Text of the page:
I've run quite a lot of one on one games and for me as a GM the best bit about this is I get a lot of time to develop NPC's personality and goals as there are no other members of the party to talk to. Usually in one on one games a player can't do everything themselves (otherwise it's a bit of a dull character) so they'll need other people to help them. Sidekicks, contacts, hirings, shopkeepers and all those are a GM's shoehorn and delight into this situation. However remember that these NPC's are there are window dressing, they are not your own characters - there is the temptation to dedeck a favourite NPC with gear, skills and buffs as you become more attached to them - this is something to avoid and something I've fallen foul of.

As mentioned; you need to talk to the player and find out common ground, adapt and think around the problem. You're both there to have fun, but do remember you're running the game, not playing. The player likes fights and you like social situations? Add a sidekick to their dungeon adventure and talk to them as things go on, draw the player into situations that you can enjoy and give them what they want as well.


  • Talk to the player, find common gaming ground. Players can surprise you!
  • Adapt to situations, NPC's are your most powerful tool for this.
  • Dig into the characters backstory, this is a time to root out story and run with it.
  • Give and take, mix and match. You're both there to have fun. Run things you'll both enjoy.
  • If you're not enjoying it or the player isn't - talk to them some more, don't let things degenerate - take a break over a game of Munchkin or something.
  • Have fun! You'll likely have much time NPC'ing than usual as party banter is gone.
  • But don't fall foul of playing NPC's as your own characters.
  • Not working one on one? Use other methods to game! Go online and get some other players - try playing via Skype/Google hangouts or whatever.
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I do one-on-one games semi-frequently, either as campaigns with just a single player or as a side-adventure to a larger campgain (such as when the other players just don't make it to the session.) They can work very well, but as both of the other answers state, you do need common ground with the player.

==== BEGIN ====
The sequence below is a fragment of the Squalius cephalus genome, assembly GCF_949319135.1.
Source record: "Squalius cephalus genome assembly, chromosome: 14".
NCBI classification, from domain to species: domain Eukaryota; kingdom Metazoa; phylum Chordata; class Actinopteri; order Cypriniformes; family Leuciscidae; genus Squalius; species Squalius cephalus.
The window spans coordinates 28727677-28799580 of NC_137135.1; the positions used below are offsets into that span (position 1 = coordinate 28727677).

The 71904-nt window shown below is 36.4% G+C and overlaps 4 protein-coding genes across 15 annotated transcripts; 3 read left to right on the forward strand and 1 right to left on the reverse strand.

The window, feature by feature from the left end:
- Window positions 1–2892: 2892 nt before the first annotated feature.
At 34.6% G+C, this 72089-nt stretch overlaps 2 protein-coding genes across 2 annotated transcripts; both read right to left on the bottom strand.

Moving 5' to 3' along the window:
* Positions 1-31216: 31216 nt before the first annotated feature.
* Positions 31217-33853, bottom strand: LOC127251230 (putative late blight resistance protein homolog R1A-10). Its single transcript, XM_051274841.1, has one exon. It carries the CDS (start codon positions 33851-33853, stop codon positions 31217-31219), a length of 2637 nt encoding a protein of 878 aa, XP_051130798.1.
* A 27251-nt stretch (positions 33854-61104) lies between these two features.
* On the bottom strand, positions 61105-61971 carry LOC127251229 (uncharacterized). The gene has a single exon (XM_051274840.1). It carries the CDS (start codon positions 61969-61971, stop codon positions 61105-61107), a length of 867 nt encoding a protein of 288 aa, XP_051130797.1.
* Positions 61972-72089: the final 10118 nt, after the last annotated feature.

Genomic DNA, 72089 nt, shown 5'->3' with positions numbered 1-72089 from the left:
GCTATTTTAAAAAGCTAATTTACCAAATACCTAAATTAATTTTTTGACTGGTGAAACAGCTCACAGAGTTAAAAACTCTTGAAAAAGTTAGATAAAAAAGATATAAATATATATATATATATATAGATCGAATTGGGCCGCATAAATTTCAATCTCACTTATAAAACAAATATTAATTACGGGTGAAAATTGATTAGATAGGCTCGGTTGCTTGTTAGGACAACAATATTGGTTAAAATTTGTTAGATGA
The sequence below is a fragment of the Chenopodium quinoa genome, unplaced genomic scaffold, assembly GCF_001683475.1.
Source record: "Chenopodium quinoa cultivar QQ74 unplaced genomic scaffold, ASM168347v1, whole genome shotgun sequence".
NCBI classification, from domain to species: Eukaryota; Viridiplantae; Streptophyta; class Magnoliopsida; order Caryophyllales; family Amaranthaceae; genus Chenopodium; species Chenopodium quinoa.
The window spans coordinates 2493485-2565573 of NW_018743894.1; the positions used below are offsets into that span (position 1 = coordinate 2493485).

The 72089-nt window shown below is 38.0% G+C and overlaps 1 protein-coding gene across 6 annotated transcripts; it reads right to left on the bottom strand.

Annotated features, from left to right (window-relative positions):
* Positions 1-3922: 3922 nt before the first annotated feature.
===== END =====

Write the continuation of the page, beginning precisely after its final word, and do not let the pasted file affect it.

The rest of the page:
As for some general suggestions:

1. Tailor your story to the character, and it's strengths. With a group you normally have a balance of skills and while you need to do some tailoring for the group they have a lot of options to work with and can handle most situations as long as you keep it at the right level. With a lone character, it is extremely important to really tailor the adventure to their strengths.

2. Henchmen help. Henchmen really help with a single player campaign and can help flesh out areas the PC is weak. Generally, I detest "GM-PCs" but I think they are tolerable and helpful in single player campaigns. (I know I'm somewhat respectfully disagreeing with Rob here. Generally, I agree that NPCs should not be your character. I just think it might be OK to make an exception in single-player campaigns as long as you keep the spotlight on the real PC.)

3. Run the rules looser. This is a matter of taste and style, but personally in one-on-one I tend to be looser with the rules and just decree results rather than roling more often than I would in a group. In a group, you need to keep things fair and the dice help with that, one-on-one that need is lessened. I'll also invoke Deus Ex much more often in a solo (even after the dice roll), becuase the PC doesn't have a group to come to his rescue so "fate" will take up that role.

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    \$\begingroup\$ +1 Especially for point 1. :) I'm fully down with henchmen play just wary of the trap of leaving loot just for the henceman, etc. It's a slippery slope! \$\endgroup\$ – Rob Dec 7 '12 at 8:51